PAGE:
Sinks and Faucets. Tuesday , February 06th , 2018 - 09:06:54 AM
According to Jack Healy, the increasing popularity of stone sinks is part of a larger design trend toward Old World style natural materials, such as stone, wood and copper, and away from man-made materials like stainless steel. Jack, who‘s been selling what he terms "functional art" for more than 10 years, says that people want utilitarian objects to be beautiful, and stone is a good way to have both form and function. And, he notes, your kitchen won‘t look like your neighbor‘s, because every piece of stone is intrinsically different.
Schlesser advises consumers renovating their kitchens — or just looking to update the faucet — to visit a kitchen design showroom as well as the chain home stores to compare the products and "feel the difference." A good fixture should have substantial heft and the best materials even in the details: the latest ceramic disc valve rather than plastic to control water flow, and a heavy-duty woven sprayer hose instead of vinyl.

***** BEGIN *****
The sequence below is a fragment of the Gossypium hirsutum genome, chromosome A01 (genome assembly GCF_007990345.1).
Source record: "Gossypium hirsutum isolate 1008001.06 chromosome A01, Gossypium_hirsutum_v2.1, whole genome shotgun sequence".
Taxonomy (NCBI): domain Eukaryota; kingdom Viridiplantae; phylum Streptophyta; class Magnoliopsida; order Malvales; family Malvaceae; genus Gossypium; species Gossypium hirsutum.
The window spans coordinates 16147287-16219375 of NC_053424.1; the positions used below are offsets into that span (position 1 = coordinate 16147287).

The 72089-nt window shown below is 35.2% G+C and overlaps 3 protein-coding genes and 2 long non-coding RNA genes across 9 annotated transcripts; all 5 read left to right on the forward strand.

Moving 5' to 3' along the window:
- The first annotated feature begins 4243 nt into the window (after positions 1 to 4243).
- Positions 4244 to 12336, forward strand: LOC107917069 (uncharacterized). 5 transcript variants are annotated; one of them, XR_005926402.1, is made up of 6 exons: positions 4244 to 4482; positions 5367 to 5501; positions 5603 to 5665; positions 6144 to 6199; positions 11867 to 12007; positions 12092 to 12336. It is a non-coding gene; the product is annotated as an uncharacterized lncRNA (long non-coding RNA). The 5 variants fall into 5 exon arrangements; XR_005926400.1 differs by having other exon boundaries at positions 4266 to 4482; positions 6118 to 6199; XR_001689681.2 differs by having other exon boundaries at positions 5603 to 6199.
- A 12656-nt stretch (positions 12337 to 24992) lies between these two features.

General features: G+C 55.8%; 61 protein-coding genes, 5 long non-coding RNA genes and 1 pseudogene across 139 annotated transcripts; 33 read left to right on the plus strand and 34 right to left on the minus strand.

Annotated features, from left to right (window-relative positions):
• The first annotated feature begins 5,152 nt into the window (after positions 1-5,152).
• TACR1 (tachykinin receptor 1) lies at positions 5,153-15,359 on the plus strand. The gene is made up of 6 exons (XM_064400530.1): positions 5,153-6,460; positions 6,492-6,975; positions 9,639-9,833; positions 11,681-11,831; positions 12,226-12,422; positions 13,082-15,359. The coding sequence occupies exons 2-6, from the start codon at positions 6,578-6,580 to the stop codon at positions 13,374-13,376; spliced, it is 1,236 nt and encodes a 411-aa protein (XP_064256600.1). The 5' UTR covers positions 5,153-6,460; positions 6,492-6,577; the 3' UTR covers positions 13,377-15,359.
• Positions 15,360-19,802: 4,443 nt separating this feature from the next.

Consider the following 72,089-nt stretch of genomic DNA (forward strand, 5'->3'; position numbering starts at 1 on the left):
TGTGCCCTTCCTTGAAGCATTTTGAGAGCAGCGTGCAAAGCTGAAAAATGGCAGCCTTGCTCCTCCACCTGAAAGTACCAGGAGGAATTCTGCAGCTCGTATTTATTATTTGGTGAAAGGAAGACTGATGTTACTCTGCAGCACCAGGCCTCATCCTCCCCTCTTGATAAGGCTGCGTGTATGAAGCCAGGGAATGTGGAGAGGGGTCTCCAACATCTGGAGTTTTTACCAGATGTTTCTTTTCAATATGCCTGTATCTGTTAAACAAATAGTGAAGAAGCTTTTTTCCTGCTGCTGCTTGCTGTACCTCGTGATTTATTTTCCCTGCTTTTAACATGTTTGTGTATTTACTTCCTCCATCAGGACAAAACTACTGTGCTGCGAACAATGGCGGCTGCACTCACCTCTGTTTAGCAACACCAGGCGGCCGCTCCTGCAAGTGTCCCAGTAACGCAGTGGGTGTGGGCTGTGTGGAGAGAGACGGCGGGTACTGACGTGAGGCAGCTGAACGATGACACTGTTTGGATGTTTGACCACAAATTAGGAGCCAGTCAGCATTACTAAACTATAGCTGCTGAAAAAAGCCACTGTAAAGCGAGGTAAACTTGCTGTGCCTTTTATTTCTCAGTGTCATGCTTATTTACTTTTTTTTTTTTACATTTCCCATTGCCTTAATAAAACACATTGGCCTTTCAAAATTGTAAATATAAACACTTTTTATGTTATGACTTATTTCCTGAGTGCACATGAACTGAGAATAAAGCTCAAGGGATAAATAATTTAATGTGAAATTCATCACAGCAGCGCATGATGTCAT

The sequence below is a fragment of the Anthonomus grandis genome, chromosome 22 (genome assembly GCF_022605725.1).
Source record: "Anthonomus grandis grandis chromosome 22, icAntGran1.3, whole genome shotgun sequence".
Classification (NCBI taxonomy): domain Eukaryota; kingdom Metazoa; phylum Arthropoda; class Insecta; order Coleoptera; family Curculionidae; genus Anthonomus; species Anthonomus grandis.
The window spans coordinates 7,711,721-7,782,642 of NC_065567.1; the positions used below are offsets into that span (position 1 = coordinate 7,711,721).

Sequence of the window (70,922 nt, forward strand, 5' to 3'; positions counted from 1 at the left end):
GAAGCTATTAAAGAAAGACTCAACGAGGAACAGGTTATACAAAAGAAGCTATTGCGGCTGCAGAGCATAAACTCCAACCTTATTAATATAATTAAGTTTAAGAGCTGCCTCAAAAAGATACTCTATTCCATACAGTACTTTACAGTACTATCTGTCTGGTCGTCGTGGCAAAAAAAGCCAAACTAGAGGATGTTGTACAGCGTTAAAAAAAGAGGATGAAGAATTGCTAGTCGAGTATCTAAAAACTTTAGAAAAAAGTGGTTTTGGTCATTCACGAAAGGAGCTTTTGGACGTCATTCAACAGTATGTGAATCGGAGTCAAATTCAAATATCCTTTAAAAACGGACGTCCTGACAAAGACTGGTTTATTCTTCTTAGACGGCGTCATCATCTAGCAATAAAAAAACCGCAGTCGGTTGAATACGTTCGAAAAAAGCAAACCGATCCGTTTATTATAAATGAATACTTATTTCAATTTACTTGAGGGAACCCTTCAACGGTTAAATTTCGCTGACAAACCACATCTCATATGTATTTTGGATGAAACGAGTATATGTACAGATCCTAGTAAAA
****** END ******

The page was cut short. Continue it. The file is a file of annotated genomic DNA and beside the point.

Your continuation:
"Seeing a 400-year-old stone sink in Verona, Italy, in 1988 inspired me to try incorporating similar sinks in our kitchens," he says. "We soon discovered that granite sinks offer definite functional advantages in addition to their beautiful appearance. And we have learned how to prevent or overcome potential problems that may occur when using stone."
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